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Medication-assisted treatment in criminal justice systems: a qualitative study on treatment orientation, barriers, and facilitators of Allegheny County Jail

Silva, Jose (2019) Medication-assisted treatment in criminal justice systems: a qualitative study on treatment orientation, barriers, and facilitators of Allegheny County Jail. Master's Thesis, University of Pittsburgh. (Unpublished)

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Abstract

Background: Justice-involved populations have high rates of opioid dependency and are at most risk for overdose events, especially in the immediate post-release period. Excessive mortality rates are largely attributed to these overdose events. Medication-assisted treatment (MAT) has been underutilized in the treatment of opiate-dependent criminal justice populations. Consequently, health care policies within this sector often fail to provide evidence-based treatment that may hinder or disrupt the rehabilitation of detained offenders.
Purpose: Opioid-related fatal overdoses are a significant public health concern in Allegheny County, Pennsylvania, especially among justice-involved populations reentering into society. Despite the effectiveness of pharmacological intervention, Allegheny County Jail has limited the provision of MAT to expectant mothers. Understanding local jail policy and its implications on the general rehabilitation of its returning citizens in the community is important for addressing barriers to efficacious treatment, facilitating effective service utilization, and informing policy.
Methods: To understand Allegheny County Jail’s barriers to facilitating MAT and its related treatment implications on the greater community, we examined the perceptions, experiences, and knowledge of 15 stakeholders. Semistructured interviews and a survey were used to gather qualitative data from a convenience sample of respondents. A qualitative matrix analysis was then developed to organize categorical constructs from responses across different groups of stakeholders.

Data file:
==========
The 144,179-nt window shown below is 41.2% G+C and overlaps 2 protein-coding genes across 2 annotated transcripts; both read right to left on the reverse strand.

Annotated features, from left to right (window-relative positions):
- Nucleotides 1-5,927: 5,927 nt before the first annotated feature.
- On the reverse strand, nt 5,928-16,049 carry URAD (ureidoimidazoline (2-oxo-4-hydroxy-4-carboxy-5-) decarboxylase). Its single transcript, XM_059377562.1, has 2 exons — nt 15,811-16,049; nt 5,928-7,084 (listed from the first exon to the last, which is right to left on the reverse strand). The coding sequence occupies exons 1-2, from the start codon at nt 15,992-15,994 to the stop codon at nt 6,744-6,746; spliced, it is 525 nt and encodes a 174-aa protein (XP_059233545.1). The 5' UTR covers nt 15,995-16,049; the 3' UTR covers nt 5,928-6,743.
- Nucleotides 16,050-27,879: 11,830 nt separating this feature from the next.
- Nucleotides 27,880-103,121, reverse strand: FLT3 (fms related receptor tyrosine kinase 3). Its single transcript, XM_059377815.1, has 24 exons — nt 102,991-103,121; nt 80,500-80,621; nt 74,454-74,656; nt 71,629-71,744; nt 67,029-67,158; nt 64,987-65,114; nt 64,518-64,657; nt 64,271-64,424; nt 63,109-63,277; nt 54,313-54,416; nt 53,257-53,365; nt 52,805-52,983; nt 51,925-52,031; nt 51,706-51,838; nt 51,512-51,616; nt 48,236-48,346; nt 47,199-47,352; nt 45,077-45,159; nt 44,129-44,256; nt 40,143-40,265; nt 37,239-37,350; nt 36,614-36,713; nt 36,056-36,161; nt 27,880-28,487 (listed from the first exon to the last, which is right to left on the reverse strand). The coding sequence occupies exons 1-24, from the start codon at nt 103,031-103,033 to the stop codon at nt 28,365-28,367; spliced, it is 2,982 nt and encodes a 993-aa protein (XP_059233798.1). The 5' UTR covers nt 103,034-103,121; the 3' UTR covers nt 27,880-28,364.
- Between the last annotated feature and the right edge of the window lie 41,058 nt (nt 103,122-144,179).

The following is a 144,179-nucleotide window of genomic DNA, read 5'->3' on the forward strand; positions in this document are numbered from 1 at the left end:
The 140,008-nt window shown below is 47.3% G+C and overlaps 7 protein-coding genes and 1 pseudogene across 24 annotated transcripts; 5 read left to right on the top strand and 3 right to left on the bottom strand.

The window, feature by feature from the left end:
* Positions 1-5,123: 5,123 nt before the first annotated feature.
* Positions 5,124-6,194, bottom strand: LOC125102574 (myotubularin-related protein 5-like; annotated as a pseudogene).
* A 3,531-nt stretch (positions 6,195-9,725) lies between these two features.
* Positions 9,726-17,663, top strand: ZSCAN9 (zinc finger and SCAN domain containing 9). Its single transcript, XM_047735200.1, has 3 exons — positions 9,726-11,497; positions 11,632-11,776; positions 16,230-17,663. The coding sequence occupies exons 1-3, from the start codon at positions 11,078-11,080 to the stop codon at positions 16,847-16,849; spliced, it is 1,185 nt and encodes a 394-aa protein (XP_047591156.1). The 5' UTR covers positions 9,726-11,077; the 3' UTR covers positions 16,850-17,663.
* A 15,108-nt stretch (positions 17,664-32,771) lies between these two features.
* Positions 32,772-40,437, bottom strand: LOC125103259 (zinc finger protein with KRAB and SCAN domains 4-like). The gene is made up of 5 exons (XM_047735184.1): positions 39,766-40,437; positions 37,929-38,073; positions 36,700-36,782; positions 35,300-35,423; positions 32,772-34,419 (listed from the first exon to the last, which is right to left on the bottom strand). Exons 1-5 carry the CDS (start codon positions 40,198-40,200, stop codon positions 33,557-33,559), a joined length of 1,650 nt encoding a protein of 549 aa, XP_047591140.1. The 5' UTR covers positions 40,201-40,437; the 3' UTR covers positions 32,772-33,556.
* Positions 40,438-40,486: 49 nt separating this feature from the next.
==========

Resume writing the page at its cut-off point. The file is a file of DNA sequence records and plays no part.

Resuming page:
Results: These findings have a great public health significance as they show how Allegheny County can target and mitigate treatment gaps associated with the detoxification of an individual in active community recovery. Methadone and buprenorphine should be provided to prevent lapses in treatment as well as timely linkage to community-based providers during incarceration. Many expressed views consistent with stigmatized beliefs about methadone and buprenorphine, and cited the jail administration’s punitive approach to substance abuse treatment. Other major factors included the difficulty in treating a transient jail population, associated cost of medication, and security concerns with administration and management of a controlled substance. These factors were found to negatively impact the provision and continuity of MAT practice in Allegheny County. Public health interventions will require criminal justice systems alike to reform policy that improves health outcomes of opiate-dependent offenders and reduces their involvement in the criminal justice system.


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Details

Item Type: University of Pittsburgh ETD
Status: Unpublished
Creators/Authors:
CreatorsEmailPitt UsernameORCID
Silva, Josejes292@pitt.edujes2920000-0002-0081-2178
ETD Committee:
TitleMemberEmail AddressPitt UsernameORCID
Committee ChairHawk, Maryemfelter@pitt.eduemfelter
Committee MemberFelter, Elizabethmary.hawk.pitt.edumary.hawk
Committee MemberNewhill, Christinanewhill@pitt.edunewhill
Date: 19 June 2019
Date Type: Publication
Defense Date: 17 April 2019
Approval Date: 19 June 2019
Submission Date: 4 April 2019
Access Restriction: 1 year -- Restrict access to University of Pittsburgh for a period of 1 year.
Number of Pages: 101
Institution: University of Pittsburgh
Schools and Programs: Graduate School of Public Health > Behavioral and Community Health Sciences
Degree: MPH - Master of Public Health
Thesis Type: Master's Thesis
Refereed: Yes
Uncontrolled Keywords: Draft
Date Deposited: 19 Jun 2019 20:26
Last Modified: 01 May 2020 05:15
URI: http://d-scholarship.pitt.edu/id/eprint/36295

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